2. True to desired style – more colour and concentration for vintage, more youthful flavours for ruby

[q] Why is Port wine traditionally matured in Villa Nova de Gaia?

[a] The climate is better suited than the Douro, Atlantic influences keep temperatures cooler and relatively stable


What maturation vessel would a Port producer choose to:

  1. Limit oxidation and keep the wine fresh
  2. Achieve gentle oxidation (most common)


What maturation vessel would a Port producer choose to:

  1. Limit oxidation and keep the wine fresh
  2. Achieve gentle oxidation (most common)


What maturation vessel would a Port producer choose to:

  1. Limit oxidation and keep the wine fresh
  2. Achieve gentle oxidation (most common)


  1. Balseiros. 100,000L barrel
  2. Pipe. 600L barrel
    Both with older oak

[q] How might a grower make adjustments to their vineyard management in order to affect different parcels destined for different styles of Port?

[a] Canopy management techniques and picking date will effect ripeness, and therefore can be used to favour particular parcels

[q] There are 12 possible styles of Port. What are they?


  • Basic Ruby
  • Basic Tawny
  • Reserve Ruby
  • Reserve Tawny
  • Tawny with indication of age
  • Colheita
  • Vintage
  • Single Quinta
  • Crusted
  • Late Bottled Vintage
  • Rose
  • White

[q] What winemaking techniques are often used in Ruby Port production? Why?

[a] Protective – stainless steel/concrete ageing, short ageing period (usually about 3 years).
Keep fresh fruit flavours

[q] How does a basic Tawny gain its colour? (2)

[a] Lighter extraction during fermentation making the colour paler, and older-looking.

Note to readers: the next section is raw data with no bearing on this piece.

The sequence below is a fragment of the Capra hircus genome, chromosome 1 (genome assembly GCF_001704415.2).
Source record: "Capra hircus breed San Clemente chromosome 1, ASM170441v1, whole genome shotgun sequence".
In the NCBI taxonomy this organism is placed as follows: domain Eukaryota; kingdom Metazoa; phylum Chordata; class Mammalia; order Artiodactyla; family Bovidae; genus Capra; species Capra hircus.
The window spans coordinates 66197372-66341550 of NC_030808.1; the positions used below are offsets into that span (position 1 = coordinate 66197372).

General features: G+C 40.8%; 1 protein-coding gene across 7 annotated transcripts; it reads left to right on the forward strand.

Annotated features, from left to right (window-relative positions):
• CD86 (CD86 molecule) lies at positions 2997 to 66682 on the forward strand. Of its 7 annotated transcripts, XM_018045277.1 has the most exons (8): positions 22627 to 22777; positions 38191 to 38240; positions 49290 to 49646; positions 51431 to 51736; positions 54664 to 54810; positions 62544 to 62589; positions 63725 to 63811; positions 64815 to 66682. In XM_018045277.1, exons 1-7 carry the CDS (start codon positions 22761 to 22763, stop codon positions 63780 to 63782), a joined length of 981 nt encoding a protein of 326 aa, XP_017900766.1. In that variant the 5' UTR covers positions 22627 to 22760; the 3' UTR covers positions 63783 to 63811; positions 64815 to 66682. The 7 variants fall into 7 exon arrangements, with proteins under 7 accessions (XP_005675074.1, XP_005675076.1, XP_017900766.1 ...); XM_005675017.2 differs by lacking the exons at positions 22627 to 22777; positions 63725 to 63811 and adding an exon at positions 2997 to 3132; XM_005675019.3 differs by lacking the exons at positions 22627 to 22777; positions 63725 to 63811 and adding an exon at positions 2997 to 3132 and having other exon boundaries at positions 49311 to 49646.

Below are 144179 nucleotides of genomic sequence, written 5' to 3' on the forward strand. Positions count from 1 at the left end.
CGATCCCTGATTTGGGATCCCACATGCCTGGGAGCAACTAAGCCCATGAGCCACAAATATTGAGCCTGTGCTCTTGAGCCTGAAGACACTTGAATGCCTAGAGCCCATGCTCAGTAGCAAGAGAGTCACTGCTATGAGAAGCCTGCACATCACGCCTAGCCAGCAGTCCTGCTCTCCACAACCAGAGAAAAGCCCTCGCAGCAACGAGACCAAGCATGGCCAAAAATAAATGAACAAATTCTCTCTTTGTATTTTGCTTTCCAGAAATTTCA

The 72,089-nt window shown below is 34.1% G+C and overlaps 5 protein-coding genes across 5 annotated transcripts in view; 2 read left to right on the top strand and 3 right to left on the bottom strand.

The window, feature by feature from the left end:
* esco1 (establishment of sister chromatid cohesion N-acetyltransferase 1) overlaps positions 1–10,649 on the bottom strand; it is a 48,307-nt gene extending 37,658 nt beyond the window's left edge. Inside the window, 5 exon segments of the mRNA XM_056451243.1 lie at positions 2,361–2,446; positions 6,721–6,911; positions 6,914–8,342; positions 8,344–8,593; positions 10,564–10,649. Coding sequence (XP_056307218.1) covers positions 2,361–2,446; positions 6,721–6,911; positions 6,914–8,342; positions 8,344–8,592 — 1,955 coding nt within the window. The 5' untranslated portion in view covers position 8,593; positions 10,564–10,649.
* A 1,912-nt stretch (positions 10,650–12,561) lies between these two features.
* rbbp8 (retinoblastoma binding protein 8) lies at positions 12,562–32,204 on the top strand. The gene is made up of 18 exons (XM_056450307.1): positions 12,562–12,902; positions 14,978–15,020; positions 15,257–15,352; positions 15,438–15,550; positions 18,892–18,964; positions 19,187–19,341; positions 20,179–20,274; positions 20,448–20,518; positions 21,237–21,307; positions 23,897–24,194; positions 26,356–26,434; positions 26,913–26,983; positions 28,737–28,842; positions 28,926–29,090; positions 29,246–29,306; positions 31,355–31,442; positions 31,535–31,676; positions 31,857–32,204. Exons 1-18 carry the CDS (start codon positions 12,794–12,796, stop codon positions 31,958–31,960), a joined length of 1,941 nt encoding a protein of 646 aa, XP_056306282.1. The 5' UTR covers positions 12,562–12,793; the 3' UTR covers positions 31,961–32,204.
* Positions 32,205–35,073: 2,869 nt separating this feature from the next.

It may be drained early to limit further colour extraction

[q] How long must a Reserve Tawny be aged?

[a] Minimum 6 years in oak

[q] How is a Reserve Ruby classified?

[a] Tasted and approved by the IVDP

[q] Why don’t Tawny ports with indication of age need to be filtered before bottling?

[a] Because the stabilisation and clarification happen naturally over the long time in barrel

[q] What are the age statements possibly for Tawny with an indication of age?

[a] 10, 20, 30 or 40 years

[q] What is required for a Tawny to have an indication of age?

[a] They must be determined to exhibit the characters of a wine of that age by IVDP tasting panel.
They may actually contain a blend of wines from multiple vintages both younger and older than the age statement

[q] What are the two reasons that aged indicated Tawny is relatively expensive to make?


  1. The barrels need racking and topping up over a long time period, which requires expensive labour.
  2. They have increased in popularity in recent years, and dwindling stocks have increased prices

[q] What is the new sub-category to emerge within the age indicated Tawny category?
Give an example

[a] Very old (non-age indicated) aged Tawny.
Taylor’s Scion or Graham’s Ne Oublie

[q] What is a Coheita?
What is the ageing requirement?
What is the labelling requirement?

[a] A Tawny Port made with grapes from one vintage.
Seven years in barrel.
Vintage and bottling year

[q] How does a Port house go about declaring a vintage?

[a] They must register their intention to declare a vintage in the second year after harvest. The young wine must be tasted and approved by the IVDP

[q] Give two examples of vintages where the vast majority of Port houses declared

[a] 2011 and 2016

[q] What are the two reasons a house may choose to declare a vintage?


  1. The fruit and young wine are of exceptional quality.
  2. Market conditions – for example consecutive declared vintages could compete with one another. Too many declared vintages will diminish overall value, too few will leave a house with a quality vacuum


What fruit is generally chosen for Vintage Ports?

Which varieties and why?

[a] High quality plots, often from old vine material.
Touriga Franca and Touriga Nacional because they have the colour, tannin and concentration required for producing wines for long ageing

[q] What is the maximum ageing requirement before bottling a Vintage Port?
What is timeframe is typical?
What vessel is typically used?


Three years in large, old barrels

18-20 months is more typical (second spring after harvest)

[q] How are Vintage Ports finished before bottling? What is the effect of this?

[a] Unfined and unfiltered, leaving a heavy deposit

[q] What is a Single Quinta? When is it made?

[a] A wine from one vintage, made from the grapes of one house. Usually made when a vintage is not declared

[q] What is a Crusted Port?